“Adolescent care up until now has been a teenage wasteland,” Roger Daltrey of the legendary rock group, the Who said, quoting from the Who’s “Baba O’Riley.”
“Every generation of rock musician will understand that we wouldn’t be anywhere without the support of teenagers buying the records. Just put yourself back on the line. It’s very easy — just be there when they ask for you.”
Daltrey was joined by Robert Plant of Led Zeppelin at the launch of the UCLA Daltrey/Townshend Teen & Young Adult Cancer Program.
The Who and other major musicians have given their support for England’s Teenage Cancer Trust, for more than 10 years. The program has established 19 cancer units for teenagers across the U.K. Some of that support has come in the form of annual benefit concerts by many artists including Plant at the Royal Albert Hall and the hands-on efforts of Daltrey.
Daltrey, Plant, and Tounshend – who was unable to attend the event due to his visa being expired – have high hopes of changing the medical culture which categorizes patients as either adults or children; and until now had few special considerations for teens.
“Pete and I did little things over 10-12 years for charity, and it was doing quite well, but I just felt this needs grabbing by the scruff of the neck,” Daltrey told Rolling Stone after the press conference. “Raising money is only one factor. Somebody has to give it a profile.”
The unit, which is housed at the UCLA Medical Center, will treat teens apart from young children and adults; while focusing on concerns of special significance with adolescents that have been diagnosed with cancer.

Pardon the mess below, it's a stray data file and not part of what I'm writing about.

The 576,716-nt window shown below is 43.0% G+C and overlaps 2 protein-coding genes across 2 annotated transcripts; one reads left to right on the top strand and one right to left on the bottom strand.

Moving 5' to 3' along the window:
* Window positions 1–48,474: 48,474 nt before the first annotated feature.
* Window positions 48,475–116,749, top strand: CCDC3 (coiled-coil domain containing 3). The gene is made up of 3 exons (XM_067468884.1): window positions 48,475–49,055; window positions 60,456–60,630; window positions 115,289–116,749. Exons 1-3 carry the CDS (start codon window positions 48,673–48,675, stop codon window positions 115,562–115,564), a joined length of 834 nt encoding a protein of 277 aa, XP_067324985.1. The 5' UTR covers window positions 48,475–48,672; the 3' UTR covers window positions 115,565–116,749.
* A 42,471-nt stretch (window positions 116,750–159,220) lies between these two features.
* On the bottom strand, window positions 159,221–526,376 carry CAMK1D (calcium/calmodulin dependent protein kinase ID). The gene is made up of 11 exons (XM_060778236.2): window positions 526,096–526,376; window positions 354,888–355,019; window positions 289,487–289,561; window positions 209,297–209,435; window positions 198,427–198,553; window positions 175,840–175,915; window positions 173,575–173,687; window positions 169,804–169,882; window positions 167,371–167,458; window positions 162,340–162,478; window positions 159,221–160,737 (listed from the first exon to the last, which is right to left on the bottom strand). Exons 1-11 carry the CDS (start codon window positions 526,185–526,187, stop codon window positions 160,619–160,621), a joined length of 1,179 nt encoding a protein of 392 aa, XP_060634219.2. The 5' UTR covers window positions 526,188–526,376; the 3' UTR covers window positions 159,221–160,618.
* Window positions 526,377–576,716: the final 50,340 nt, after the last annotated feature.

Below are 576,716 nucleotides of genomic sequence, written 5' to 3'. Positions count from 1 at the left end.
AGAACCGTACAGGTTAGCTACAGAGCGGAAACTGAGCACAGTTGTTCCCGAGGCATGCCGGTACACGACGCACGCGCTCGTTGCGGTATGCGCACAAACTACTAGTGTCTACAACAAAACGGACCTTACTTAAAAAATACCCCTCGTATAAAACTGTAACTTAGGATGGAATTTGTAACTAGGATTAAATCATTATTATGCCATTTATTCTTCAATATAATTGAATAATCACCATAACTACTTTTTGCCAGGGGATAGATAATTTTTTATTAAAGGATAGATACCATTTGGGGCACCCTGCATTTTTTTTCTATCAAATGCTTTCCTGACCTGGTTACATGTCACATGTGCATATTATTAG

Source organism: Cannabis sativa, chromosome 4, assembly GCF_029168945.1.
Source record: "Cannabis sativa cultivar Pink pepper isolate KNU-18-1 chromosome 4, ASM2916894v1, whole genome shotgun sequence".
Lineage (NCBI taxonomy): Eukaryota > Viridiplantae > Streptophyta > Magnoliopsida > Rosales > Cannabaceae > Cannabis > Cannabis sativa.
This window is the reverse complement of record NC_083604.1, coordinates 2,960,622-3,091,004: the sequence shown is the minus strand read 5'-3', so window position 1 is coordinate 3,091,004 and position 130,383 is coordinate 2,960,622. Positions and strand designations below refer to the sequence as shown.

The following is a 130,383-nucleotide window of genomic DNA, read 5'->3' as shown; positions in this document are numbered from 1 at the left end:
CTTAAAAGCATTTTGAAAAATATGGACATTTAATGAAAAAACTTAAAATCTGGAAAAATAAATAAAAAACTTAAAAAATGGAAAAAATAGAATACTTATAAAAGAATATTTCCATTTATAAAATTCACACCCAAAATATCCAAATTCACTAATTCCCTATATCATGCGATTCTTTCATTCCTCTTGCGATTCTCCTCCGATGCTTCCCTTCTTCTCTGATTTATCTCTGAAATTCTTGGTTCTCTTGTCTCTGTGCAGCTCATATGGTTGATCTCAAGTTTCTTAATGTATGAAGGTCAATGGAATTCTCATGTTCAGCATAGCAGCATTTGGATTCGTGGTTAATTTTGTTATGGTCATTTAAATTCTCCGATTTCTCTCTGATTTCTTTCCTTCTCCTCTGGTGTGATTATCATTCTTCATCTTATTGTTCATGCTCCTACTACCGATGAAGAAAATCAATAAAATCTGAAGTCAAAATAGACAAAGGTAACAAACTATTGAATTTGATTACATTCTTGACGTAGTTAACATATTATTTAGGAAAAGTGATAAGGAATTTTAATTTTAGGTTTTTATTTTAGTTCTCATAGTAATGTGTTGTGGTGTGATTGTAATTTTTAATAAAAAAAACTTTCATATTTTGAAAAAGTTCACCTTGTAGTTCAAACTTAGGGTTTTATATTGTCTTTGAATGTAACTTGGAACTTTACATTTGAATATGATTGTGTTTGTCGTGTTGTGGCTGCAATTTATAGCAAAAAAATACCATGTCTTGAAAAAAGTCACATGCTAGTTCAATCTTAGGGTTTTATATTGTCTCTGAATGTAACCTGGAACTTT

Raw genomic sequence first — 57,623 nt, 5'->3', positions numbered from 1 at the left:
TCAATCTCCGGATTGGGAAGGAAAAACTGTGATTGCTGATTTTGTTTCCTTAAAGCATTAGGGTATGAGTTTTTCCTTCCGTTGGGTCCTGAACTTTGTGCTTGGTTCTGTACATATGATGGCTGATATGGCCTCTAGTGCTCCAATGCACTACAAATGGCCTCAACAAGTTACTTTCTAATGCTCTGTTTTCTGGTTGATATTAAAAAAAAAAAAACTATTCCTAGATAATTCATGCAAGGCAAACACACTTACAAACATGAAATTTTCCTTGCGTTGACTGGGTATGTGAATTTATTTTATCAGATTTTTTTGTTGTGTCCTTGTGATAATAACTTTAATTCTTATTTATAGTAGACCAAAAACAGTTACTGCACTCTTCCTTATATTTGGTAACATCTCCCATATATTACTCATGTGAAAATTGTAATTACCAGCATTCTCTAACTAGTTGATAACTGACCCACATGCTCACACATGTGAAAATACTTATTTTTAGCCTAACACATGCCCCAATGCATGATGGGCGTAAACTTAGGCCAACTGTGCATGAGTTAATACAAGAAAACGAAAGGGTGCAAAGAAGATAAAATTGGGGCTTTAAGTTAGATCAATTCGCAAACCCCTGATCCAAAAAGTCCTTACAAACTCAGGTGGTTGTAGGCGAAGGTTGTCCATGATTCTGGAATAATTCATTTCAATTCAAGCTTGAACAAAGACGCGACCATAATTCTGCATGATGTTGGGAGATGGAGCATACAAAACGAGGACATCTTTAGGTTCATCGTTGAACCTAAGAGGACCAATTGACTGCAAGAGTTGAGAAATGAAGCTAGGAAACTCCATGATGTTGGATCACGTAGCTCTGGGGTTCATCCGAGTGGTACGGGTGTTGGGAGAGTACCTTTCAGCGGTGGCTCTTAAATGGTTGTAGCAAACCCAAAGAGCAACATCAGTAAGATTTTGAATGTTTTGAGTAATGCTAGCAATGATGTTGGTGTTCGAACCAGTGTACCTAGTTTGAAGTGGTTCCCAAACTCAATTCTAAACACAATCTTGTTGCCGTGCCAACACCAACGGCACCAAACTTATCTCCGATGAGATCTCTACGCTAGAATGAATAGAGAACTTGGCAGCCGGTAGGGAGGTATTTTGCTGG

Artists’ renderings of the planned center, showing brightly colored rooms with a pool table, couches, a coffee counter, games, computers and posters of the Ramones, Jimi Hendrix and Led Zeppelin were revealed at the conference.
“I look at that, and I just think, ‘Man, I want to go there right now.’ That looks awesome,” said Atlanta high school student Sarah Sterner. “If we can create that home away from home with the Teenage Trust, maybe it will take away some of the mental shock of being sick and having cancer.”
On the small stage, Daltrey stood with an arm around Sterner, a rock drummer diagnosed with a brain tumor when she was 15. She’s been declared cancer-free for the last 18 months. “Look at her now, 17 years old,” Daltrey said with a grin, “a complete success story.”
In a taped statement, Townshend spoke of the success the charity has had in the U.K. “Let’s hope in the USA it can catch fire the way it did here, because it does save lives.”
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